Wednesday, July 30, 2008

Cherry Picking

We went cherry picking yesterday. Cherry season is my favorite time of year. I know, I know, I said strawberry season is my favorite time of year. I meant that, too. Please don’t make me pick.

Cherry picking in the Hood River Valley is so much fun. The drive is a little more than an hour, and we get to take in some great scenery along the way. The Columbia River Gorge and Mount Hood are beautiful in the summer, and the mountain air is sweet and refreshing. But, even if the trip wasn’t so nice, I would still go all that way for cherries.

I love cherries, but I do not love all cherries equally. I skip over the neon yellow and pink Rainiers and Royal Anns.

Sure, they’re pretty to look at, but their flavor has just one note—sweet. I’d rather fill up on Bings, Lamberts, and Lapins. And I’ll definitely take sour cherries, if I can find them.

The tree limbs above my head were so heavy with ripe, juicy fruit.

We got two big baskets to put our cherries into. My husband filled his right up.

My basket disappeared. Turns out I didn’t need it anyway, all the cherries I picked kept going directly into my mouth. But he knows it’s up to him to stock up, he’s the tall one. And also the fearless one.

I don’t really like climbing up on those big ladders.

My husband was also helpful this morning. While I prepared the other ingredients for our Cherry Aebleskiver breakfast, he pitted the cherries.

I just wish he didn’t do it wearing a white shirt.

Cherry Aebleskiver
Printable Recipe

1 ½ cups all-purpose flour
2 teaspoons baking powder
1 cup milk, at room temperature
3 room temperature large eggs, separated
8 tablespoons (1 stick) unsalted butter, melted, plus more for brushing the pan
2 tablespoons sugar
½ teaspoon vanilla extract
Pinch kosher salt
¾ pound cherries, pitted
Powdered sugar, for dusting

Combine the flour and baking powder in a large bowl. Combine the milk, egg yolks, butter, sugar, vanilla, and salt in a medium bowl and whisk until blended. Add the milk mixture to the flour mixture and stir just until smooth. Whip the egg whites to medium peaks and fold into the batter.

Heat an aebleskiver pan over medium-low until a drop of water sizzles. Brush each cavity with melted butter and drop in the batter by the tablespoonful.

Press 1 cherry into the center of each one.

Cook for about 2 minutes, or until golden brown. Turn with a small offset spatula or fork.

Cook another minute or two, or until golden brown and cooked through. Remove to a platter.

Make more aebleskiver with the remaining batter and cherries in the same manner, brushing the pan with melted butter between each batch. Dust with plenty of powdered sugar and serve immediately.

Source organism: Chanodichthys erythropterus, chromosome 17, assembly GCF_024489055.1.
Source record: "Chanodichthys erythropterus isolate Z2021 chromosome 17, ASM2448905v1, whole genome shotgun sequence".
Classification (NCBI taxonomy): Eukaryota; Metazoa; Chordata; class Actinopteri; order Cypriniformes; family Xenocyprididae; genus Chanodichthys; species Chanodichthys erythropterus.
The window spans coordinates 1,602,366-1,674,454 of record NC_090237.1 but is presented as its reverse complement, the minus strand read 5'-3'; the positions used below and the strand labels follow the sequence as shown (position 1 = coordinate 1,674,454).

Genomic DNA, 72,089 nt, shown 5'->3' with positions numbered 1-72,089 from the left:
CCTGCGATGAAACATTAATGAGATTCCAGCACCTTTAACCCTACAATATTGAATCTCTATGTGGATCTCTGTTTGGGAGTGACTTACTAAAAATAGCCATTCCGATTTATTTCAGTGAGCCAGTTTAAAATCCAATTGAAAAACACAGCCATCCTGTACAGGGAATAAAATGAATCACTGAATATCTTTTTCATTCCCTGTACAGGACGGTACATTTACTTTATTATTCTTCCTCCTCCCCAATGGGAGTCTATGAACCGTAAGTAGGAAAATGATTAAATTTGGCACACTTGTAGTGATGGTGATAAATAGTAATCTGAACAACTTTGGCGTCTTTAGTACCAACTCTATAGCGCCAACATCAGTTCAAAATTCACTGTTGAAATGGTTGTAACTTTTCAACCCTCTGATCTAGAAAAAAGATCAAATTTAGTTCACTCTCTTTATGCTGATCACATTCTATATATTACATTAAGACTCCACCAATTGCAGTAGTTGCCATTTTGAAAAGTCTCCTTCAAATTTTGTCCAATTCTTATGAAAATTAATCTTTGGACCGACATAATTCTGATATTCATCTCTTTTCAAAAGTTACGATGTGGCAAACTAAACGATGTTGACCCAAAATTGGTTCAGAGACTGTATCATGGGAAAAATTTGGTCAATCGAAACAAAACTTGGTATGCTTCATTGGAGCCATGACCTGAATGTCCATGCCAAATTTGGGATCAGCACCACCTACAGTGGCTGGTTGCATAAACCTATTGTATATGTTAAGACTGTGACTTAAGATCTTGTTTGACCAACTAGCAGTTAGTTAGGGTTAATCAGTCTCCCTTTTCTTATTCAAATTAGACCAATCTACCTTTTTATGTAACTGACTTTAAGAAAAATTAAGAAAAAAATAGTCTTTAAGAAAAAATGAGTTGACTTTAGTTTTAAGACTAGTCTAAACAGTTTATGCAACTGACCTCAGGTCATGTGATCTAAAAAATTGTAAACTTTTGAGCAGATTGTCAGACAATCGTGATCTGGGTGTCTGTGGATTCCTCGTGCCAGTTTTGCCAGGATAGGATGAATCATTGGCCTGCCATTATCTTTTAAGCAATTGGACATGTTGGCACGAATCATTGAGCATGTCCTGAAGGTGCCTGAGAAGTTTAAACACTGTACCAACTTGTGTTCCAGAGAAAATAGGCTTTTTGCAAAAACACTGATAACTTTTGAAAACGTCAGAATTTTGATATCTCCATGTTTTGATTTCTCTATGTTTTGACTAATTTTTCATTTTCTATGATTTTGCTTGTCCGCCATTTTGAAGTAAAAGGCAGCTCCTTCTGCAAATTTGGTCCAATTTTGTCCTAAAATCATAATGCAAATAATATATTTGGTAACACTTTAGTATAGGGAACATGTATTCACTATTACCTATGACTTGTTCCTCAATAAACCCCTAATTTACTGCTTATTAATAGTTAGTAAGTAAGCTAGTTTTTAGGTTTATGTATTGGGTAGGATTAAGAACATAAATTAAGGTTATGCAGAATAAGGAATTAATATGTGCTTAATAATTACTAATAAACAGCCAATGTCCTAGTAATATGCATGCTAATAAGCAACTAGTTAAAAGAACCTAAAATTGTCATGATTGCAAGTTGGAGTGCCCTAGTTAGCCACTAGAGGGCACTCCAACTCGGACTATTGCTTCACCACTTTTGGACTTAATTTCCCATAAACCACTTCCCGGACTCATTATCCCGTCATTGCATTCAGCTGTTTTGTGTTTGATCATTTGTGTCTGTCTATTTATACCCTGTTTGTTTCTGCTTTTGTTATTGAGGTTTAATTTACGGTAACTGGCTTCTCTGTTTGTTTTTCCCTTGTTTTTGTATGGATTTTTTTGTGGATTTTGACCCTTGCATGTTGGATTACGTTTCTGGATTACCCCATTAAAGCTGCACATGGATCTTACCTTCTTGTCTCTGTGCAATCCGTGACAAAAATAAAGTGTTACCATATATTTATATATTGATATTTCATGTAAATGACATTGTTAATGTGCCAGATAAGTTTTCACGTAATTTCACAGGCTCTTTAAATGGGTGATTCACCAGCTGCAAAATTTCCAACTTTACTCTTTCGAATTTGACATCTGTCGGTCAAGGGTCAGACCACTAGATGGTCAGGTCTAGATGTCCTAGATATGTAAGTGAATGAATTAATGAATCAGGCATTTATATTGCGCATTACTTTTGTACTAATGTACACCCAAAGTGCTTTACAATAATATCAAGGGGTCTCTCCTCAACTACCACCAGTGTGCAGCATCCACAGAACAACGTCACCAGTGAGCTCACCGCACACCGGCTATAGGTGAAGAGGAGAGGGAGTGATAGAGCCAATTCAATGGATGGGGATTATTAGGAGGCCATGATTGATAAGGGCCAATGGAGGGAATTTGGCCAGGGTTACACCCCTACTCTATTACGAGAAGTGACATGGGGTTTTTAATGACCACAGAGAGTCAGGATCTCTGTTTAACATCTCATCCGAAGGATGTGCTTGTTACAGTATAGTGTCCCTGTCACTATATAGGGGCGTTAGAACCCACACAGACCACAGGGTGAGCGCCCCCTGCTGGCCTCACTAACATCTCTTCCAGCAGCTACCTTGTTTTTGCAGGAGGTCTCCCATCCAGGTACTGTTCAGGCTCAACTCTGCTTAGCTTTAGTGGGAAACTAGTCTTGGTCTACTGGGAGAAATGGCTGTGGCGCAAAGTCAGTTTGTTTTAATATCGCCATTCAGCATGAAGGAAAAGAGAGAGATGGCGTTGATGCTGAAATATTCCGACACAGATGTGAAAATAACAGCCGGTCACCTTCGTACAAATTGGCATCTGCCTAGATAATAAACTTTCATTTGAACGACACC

Serves 4. Best when served warm. The trick to making perfect aebleskiver is cooking them on the first side just until they’re golden brown on the surface but still runny in the center. As they are turned, the uncooked batter will flow into the pan, creating ball-shaped pancakes. Aebleskiver pans are available at most cookware stores. Aebleskiver, by the way, are traditionally made with apples.


Irina said...

I used your recipe instead of the one that came with a pan despite your recipe having double the butter amount. Drum roll please… You must be very proud of me.

Used for feeling:
1. Gigantic blueberries (surely grown somewhere near a nuclear reactor or on some steroid), one per pancake – delicious, especially in smaller pancakes.
2. Apples scooped into a cherry size ball sprinkled with cinnamon and sugar – need to be cooked to soften, but not worth the bother unless caramelized. Thumbs down.
3. Prosciutto and Gruyere – how can you go wrong with these? I liked these better than croissants. Need more filling, at least .5” cubes of cheese and more meat, even if sticks out.
4. Prosciutto and Brie – delish. I had just the right amount of brie, as I used the same cherry sized scoop. Not my personal favorite, as I do not like the whiff that comes out when you bite into these, but the best consistency of all for the Aebleskiver filling.
5. Gruyere only – the more cheese the better, because it completely melts, if too small. When adequately filled, reminded me choux paste cheese bread from Fogo de Chao.
What I learned: need to use no more than a Tbs for each. Easy to go over, and if larger, the pancakes are just fine, but the ones with the exact measure are easier to flip and are just perfect. BTW, dimples in your pan appear bigger than on my.
Need to flip quicker not to overcook. Overcooked ones taste just fine and are actually better for savory, as they have a crust that reminded me of ham and cheese croissants, they just open up because there is little butter to flow to the bottom. Should not overcook, however, if you want a more pancake-like texture.
I need more suggestions for sweet variations for winter-time. I looked at Jellies at Central market, but nothing looked good.

Thank you for a receipe. -Irina

Lucy Vaserfirer said...

How about Nutella and diced bananas, sautéed diced apples with cinnamon and sugar or caramel sauce, diced poached pears, lemon curd, rehydrated diced dried apricots and chopped almonds, or chocolate ganache?

Irina said...

Thank you. I like the dried apricots the best as I always have these and almonds in my pantry. I thought of bananas to, Nutella sounds very yummy too.-Irina

avaserfi said...

We made aebleskivers for the first time tonight, blackberry with lemon curd on the side. Delicious.

See a picture here:

Camilla said...

You don't mention anything about these being Danish or how you heard of them - that would be interesting to me being a half Dane! Nicely cooked Aebleskiver by the way.

Lucy Vaserfirer said...

When I saw the cute little pan, I became intrigued—that's how I discovered Aebleskiver.

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